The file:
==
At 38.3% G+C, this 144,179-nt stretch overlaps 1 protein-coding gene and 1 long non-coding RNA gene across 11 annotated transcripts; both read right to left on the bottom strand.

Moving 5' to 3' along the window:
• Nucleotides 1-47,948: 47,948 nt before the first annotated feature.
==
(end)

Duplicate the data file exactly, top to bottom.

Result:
At 38.3% G+C, this 144,179-nt stretch overlaps 1 protein-coding gene and 1 long non-coding RNA gene across 11 annotated transcripts; both read right to left on the bottom strand.

Moving 5' to 3' along the window:
• Nucleotides 1-47,948: 47,948 nt before the first annotated feature.